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Phytosociological studies on rich fen systems in England and Wales

Wheeler, Bryan D. (1975) Phytosociological studies on rich fen systems in England and Wales. Doctoral thesis, Durham University.

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The thesis presents an attempt to detect, define and characterise, on the basis of their floristic composition, the principal types of rich fen vegetation in lowland England and Wales. Some 1,000 samples were taken from a wide variety of rich fen systems throughout England and Wales and from one area in S. Scotland, by a subjective procedure based upon stand selection. A computer-based system was developed to handle these data combining both numerical and traditional (Zurich-Montpellier) methods of analysis. The dataware processed by normal and inverse Information Analysis in. conjunction with a computer-assisted hand-sorting routine leading to the production of structured species-sample tables. One hundred and eight noda were identified and described and compared with related units recognised from Britain and N.W. Europe. Sixty eight were arranged into 11 Associations of which 4 represent new syntaxa. The remainder were placed into sociations or left as noda of uncertain status. The communities were all classified into higher syntaxa essentially following the scheme advocated by WESTHOFF & DEN HELD (1969). The Classes and Alliances used to contain the communities are: Phragmitetea Phragmition reedswamp communities Magnocaricion tall growing sedge and reed fen vegetation of topogenous mire Parvocaricetea Caricion davallianae low-growing sedge vegetation of calcareous mire Molinio-Arrhenatheretea Calthion palustric fen meadow vegetation Molinion caerulea Molinia-dominated fen grassland Filipendulion species-poor, tall herbaceous vegetation of eutrophic mires Franguletea Salicion cinereae fen scrub communities Alnetea glutinosae Alnion glutinosae alder carr vegetation The new associations described are the Peucedano- Calamagrostietum canescentis of the Magnocaricion; the Schoeneto-Juncetum subnodulosi of the Caricion davallianae; and the Cropido-Salicetum pentandrae and the Betulo-Dryopteridetum cristatae, both of the Franguletea. A short account of the occurance of rich fen systems in lowland England and Wales is given. A brief discussion of the rich fen cirlce of vegetation in lowland England and Wales is also given.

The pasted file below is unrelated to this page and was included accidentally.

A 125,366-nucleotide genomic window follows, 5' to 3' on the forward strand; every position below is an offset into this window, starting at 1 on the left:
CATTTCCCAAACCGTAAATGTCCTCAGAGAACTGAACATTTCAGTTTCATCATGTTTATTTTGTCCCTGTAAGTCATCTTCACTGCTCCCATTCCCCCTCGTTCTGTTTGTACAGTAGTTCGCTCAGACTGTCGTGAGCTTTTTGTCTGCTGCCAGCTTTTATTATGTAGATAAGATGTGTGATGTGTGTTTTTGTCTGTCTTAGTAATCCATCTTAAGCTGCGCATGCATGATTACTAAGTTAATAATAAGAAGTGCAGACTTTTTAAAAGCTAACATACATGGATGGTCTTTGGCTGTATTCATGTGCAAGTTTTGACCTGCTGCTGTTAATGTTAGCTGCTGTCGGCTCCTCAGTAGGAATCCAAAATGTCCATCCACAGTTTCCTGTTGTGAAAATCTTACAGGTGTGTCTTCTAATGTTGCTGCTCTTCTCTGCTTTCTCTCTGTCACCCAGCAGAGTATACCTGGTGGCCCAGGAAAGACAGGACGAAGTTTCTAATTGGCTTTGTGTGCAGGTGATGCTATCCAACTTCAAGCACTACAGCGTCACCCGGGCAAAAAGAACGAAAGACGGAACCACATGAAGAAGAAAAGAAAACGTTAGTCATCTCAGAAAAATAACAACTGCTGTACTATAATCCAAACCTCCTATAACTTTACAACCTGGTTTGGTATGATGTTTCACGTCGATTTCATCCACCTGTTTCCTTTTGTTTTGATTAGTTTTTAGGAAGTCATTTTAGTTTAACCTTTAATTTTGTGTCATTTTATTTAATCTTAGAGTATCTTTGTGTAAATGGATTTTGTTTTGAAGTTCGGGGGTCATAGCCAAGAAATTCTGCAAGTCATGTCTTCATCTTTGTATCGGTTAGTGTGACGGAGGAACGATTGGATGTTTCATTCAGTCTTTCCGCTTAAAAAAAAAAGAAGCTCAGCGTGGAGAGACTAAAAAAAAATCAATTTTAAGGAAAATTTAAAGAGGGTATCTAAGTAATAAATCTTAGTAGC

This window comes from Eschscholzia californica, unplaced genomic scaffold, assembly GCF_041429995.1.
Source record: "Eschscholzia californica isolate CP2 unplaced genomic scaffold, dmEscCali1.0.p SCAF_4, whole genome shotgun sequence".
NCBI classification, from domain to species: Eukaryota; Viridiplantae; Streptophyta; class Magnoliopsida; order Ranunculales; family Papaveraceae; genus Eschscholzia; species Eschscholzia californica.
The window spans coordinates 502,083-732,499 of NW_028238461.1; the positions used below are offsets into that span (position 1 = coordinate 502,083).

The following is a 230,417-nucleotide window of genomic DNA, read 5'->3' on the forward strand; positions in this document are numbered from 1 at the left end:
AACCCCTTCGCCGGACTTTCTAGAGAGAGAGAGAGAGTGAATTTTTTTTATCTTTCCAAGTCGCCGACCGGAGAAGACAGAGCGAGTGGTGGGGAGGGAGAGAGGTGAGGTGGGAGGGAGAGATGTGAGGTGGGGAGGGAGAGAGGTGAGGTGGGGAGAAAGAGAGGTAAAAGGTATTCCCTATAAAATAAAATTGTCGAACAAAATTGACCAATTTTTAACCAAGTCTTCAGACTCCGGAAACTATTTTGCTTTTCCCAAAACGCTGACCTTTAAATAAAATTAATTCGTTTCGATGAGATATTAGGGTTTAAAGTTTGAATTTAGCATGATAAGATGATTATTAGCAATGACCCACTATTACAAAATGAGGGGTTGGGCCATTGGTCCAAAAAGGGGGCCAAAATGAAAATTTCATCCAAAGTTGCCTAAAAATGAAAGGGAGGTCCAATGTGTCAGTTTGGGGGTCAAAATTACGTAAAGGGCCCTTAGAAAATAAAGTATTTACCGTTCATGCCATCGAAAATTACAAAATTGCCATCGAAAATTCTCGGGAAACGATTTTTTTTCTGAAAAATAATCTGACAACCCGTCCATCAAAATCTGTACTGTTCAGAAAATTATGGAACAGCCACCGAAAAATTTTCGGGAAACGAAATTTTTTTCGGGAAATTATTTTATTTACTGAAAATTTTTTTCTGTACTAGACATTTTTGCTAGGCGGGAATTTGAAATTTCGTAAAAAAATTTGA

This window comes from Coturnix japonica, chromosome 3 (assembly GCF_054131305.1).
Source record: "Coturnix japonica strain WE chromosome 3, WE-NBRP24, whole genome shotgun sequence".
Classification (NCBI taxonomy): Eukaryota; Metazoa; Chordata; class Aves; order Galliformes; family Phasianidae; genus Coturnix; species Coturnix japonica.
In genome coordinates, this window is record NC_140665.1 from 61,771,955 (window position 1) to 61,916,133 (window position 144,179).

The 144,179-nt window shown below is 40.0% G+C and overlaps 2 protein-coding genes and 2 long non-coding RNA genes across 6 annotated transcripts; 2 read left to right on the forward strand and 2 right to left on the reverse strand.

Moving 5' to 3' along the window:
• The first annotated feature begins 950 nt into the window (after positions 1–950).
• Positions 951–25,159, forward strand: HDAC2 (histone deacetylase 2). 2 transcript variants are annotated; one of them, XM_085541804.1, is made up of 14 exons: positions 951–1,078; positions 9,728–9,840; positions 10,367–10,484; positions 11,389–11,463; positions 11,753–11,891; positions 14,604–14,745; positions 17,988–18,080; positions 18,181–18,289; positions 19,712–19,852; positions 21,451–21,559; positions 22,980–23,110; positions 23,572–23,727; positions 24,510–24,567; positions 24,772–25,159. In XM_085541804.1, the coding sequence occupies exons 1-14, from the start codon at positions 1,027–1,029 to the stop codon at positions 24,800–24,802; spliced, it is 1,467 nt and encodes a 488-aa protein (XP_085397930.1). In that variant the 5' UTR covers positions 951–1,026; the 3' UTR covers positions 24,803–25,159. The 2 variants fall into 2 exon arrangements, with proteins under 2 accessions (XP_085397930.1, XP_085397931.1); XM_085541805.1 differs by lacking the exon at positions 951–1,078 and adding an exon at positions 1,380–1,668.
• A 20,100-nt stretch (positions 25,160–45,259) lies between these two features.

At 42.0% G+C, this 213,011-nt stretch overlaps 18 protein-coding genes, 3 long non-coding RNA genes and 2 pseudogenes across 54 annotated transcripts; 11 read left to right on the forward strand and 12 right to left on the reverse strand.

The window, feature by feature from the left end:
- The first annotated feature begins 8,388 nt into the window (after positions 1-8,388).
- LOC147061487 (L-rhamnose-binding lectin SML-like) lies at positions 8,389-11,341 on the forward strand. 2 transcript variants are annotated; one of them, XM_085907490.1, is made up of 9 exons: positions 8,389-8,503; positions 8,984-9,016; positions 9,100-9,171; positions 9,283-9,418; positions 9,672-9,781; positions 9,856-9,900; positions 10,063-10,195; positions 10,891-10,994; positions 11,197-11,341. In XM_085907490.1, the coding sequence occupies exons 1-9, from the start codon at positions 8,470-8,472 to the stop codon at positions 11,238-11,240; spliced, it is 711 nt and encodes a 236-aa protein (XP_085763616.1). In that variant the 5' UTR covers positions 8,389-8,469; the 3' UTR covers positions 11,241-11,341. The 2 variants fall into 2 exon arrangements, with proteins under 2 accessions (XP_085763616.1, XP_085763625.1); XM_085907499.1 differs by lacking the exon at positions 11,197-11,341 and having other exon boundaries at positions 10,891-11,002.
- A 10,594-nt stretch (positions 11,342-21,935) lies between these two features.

Item Type:Thesis (Doctoral)
Award:Doctor of Philosophy
Thesis Date:1975
Copyright:Copyright of this thesis is held by the author
Deposited On:14 Mar 2014 17:03

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